Trekking through the Laurisilva forest on the island La Gomera…

Tree heathers - Erica arborea

Tree heathers - Erica arborea

On our resent cruse we spent one day on La Gomera, another quiet and tranquil Island in the Canary’s. Like many of the islands it is arid on the southern side and more temperate in the north, though the big attraction for us on this a particular day was visiting a unique eco-system – the Laurisilva forest in the protected centre of the island which is thought to be the remnant of subtropical woods which covered the Mediterranean area during the Tertiary period.

This evergreen misty forest, with its unique atmosphere is in the heart of La Gomera, around the highest mountain, Garajonay (1487m) and has more than half of the entire Laurisilva population of all Canary Islands.

Laurisilva forest  (Laurel forests)

Laurisilva forest (Laurel forests)

Sonchus hierrensis

Sonchus hierrensis

 Matt Biggs and one of our group vanishing into the mist…

Matt Biggs and one of our group vanishing into the mist…

Matt Biggs orating with great passion to our group about the importance of protecting the Laurisilva forest as much of it was burn to the ground last year…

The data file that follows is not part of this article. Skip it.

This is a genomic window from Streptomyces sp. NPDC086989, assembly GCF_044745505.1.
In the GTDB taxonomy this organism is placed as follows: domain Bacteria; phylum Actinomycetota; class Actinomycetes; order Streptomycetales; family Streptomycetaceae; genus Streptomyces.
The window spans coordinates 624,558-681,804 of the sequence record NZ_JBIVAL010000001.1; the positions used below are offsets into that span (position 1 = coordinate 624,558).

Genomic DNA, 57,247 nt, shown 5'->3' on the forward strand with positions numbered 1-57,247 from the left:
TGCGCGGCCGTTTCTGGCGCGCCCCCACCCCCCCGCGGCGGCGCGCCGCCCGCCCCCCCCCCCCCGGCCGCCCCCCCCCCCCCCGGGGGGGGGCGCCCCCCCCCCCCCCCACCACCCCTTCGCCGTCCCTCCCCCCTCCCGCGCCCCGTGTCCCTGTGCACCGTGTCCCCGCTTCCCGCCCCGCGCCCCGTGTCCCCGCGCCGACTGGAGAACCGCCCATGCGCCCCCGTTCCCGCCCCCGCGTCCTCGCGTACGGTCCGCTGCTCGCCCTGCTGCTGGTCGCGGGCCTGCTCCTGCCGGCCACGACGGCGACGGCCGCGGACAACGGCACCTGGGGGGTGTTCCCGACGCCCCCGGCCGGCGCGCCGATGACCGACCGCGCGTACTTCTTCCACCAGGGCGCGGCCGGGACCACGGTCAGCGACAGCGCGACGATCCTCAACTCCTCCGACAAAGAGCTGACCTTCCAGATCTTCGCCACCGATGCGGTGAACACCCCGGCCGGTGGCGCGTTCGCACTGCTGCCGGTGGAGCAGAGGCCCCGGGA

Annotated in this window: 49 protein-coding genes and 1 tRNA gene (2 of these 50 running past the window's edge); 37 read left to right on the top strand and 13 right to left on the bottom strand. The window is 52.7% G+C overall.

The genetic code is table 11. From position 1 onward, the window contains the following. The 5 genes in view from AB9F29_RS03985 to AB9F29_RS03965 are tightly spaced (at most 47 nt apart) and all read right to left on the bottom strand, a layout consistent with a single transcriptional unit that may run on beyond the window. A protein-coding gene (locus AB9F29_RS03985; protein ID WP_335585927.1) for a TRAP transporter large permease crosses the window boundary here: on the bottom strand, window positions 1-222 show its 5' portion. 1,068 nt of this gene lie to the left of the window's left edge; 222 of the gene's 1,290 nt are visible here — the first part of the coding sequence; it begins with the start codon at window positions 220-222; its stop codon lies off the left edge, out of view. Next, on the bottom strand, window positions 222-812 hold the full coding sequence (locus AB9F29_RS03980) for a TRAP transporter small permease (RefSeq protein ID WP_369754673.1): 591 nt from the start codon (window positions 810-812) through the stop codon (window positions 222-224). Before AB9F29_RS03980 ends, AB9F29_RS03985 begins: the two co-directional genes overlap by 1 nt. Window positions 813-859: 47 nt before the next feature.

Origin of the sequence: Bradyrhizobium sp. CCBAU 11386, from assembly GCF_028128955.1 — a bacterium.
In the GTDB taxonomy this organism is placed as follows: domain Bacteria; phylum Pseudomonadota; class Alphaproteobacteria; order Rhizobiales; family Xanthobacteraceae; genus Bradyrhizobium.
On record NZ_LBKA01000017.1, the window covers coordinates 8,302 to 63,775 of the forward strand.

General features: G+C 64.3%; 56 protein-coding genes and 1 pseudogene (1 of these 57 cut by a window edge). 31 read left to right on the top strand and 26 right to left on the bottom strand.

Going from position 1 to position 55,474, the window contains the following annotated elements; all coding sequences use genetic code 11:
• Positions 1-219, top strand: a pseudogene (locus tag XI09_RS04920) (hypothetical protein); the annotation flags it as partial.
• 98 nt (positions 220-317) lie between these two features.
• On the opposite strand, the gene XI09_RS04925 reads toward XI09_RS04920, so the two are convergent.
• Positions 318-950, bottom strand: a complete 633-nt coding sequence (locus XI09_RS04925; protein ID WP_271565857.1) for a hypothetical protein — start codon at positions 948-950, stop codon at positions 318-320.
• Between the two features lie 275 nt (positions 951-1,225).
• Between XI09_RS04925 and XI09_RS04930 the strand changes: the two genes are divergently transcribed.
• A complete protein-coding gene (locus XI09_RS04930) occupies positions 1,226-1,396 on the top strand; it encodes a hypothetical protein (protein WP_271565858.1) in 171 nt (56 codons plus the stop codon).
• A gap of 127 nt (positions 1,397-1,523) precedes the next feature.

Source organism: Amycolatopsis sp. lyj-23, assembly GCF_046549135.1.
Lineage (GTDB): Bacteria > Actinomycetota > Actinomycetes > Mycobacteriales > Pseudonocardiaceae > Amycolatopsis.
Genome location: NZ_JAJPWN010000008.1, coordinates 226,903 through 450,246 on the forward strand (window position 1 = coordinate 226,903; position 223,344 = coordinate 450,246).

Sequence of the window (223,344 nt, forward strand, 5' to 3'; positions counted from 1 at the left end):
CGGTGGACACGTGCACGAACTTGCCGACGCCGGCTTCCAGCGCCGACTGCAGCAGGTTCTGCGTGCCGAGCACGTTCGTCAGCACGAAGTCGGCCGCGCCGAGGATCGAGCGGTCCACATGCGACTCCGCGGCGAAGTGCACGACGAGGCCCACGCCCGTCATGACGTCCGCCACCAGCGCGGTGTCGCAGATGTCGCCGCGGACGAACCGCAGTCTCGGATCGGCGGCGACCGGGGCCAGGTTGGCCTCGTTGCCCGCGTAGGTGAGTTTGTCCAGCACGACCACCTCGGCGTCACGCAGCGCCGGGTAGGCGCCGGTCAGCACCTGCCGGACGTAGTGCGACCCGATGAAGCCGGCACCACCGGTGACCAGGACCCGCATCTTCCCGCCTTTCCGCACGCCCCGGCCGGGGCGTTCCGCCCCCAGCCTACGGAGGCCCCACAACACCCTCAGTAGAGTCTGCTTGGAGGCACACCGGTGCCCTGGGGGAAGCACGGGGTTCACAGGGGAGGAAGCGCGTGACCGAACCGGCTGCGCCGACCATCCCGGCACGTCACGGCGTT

Matt Biggs orating with great passion to our group about the importance of protecting the Laurisilva forest as much of it was burnt to the ground last year…

Laurisilva forest high up in the mountains of  La Gomera

Laurisilva forest high up in the mountains of La Gomera

As the forest is up in the clouds it is constantly drizzling promoting lush moss growth on the tree…

As the forest is up in the clouds it is constantly drizzling promoting lush moss growth on the tree…

Coming down to lower elevations on La Gomera

Coming down to lower elevations on La Gomera

I couldn’t resist talking a photograph with the sun in the centre in such idyllic surroundings!

I couldn’t resist talking a photograph with the sun in the centre in such idyllic surroundings!

And once more!

And once more!

And finally - here is some almond blossom at the end of our trek!

And finally - here is some almond blossom at the end of our trek!

This entry was posted in Blog Posts.

3 Comments

  1. Denise February 19, 2013 at 3:37 am #

    Wonderful photos. I’m especially glad you grabbed that photo of the sonchus. Now I’m wondering if mine is hierrensis instead of canariensis.

  2. Jean Truffaut March 8, 2013 at 3:06 pm #

    Amazing photos, your blog title mentions a subtropical garden in a temperate climate, wondering where I could find out more about how to do this, thanks

  3. Will June 25, 2013 at 4:51 pm #

    Jean Truffaut – My last book was the Encyclopedia of Exotic Plants for Temperate Climates available in most book shops or through Amazon…

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